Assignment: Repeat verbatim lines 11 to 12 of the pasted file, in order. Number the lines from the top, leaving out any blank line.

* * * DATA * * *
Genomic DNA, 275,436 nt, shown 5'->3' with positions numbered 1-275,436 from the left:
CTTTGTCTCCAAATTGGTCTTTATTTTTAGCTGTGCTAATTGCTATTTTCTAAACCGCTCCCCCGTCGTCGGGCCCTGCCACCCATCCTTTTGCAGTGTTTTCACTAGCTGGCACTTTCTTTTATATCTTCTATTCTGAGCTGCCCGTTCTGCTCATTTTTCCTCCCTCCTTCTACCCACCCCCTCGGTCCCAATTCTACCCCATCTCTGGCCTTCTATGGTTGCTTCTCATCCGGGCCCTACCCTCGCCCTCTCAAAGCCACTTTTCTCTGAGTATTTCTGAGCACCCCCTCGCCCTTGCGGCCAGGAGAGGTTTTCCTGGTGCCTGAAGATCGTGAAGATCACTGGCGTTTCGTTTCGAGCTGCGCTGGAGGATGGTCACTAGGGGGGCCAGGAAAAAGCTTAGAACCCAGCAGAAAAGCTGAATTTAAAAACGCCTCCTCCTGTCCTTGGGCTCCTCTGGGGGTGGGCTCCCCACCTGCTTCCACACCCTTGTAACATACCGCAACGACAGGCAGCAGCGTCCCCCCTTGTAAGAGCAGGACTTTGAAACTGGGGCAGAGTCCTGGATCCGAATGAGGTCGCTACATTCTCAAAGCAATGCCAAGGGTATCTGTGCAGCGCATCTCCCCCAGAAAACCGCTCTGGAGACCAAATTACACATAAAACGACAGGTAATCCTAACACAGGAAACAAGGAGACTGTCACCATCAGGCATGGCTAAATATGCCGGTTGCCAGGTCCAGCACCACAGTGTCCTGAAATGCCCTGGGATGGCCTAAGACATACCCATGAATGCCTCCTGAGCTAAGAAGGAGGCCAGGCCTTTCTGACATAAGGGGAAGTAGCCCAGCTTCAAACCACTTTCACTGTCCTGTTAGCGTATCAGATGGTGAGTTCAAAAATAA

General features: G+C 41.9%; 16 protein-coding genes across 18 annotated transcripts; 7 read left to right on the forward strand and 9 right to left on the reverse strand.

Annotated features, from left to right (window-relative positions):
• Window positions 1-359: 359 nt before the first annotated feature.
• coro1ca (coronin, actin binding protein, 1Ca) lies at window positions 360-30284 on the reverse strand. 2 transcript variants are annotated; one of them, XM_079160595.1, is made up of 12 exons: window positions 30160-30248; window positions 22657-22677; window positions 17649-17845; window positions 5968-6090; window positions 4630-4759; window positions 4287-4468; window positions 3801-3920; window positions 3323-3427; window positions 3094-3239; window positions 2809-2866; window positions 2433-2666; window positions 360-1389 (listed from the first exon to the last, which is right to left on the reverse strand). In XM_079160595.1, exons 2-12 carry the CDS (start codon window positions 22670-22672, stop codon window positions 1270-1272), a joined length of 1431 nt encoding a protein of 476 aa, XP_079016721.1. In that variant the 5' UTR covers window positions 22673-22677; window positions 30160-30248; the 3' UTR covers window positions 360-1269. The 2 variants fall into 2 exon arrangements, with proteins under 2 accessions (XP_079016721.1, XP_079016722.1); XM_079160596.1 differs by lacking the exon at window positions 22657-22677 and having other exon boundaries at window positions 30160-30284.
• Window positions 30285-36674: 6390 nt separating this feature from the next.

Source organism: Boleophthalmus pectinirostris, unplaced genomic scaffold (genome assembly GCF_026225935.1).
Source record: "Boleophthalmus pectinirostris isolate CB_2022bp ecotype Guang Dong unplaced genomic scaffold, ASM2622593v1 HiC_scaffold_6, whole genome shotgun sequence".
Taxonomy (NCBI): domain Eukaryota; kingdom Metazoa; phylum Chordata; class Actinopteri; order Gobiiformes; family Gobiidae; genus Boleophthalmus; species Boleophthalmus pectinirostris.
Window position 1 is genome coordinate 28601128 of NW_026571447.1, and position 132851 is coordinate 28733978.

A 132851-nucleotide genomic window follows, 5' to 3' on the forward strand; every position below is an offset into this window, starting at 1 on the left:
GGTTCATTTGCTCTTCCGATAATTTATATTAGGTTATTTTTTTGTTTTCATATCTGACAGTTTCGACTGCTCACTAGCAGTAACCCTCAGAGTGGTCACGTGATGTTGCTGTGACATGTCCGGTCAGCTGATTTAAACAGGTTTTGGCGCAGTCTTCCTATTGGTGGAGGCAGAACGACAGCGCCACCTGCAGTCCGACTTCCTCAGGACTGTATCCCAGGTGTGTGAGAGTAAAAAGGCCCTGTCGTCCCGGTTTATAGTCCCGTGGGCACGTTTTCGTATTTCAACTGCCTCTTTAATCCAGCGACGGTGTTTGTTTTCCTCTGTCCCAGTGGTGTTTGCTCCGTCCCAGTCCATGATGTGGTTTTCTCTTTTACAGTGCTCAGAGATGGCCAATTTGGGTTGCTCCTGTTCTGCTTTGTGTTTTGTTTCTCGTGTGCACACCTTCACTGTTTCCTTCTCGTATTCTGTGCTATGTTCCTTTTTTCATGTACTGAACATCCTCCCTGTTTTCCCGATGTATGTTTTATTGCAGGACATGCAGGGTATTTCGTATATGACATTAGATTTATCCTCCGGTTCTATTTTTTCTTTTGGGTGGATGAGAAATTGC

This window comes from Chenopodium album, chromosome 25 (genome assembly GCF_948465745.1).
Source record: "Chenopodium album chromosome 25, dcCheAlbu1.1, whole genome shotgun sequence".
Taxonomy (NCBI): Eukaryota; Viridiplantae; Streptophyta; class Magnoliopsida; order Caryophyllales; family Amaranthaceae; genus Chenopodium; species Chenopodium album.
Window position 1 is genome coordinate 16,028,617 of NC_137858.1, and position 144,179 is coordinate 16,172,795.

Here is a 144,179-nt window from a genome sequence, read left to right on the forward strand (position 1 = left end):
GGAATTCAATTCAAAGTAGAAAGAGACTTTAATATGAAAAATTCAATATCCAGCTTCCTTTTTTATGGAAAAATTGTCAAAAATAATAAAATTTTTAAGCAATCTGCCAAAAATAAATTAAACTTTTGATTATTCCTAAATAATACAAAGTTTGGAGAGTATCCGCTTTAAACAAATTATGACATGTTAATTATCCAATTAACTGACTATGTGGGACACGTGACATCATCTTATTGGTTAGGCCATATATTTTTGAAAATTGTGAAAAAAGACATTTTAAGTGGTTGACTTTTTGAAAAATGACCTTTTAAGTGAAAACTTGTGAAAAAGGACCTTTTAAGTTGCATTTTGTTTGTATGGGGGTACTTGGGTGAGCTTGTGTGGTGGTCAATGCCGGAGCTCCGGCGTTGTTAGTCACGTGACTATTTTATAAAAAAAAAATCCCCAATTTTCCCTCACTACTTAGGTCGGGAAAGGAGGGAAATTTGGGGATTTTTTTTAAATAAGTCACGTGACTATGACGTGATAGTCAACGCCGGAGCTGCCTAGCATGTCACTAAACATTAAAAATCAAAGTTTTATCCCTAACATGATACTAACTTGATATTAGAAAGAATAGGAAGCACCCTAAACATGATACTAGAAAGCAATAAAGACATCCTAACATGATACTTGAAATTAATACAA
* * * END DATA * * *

Window position 1 is genome coordinate 28601128 of NW_026571447.1, and position 132851 is coordinate 28733978.

A 132851-nucleotide genomic window follows, 5' to 3' on the forward strand; every position below is an offset into this window, starting at 1 on the left: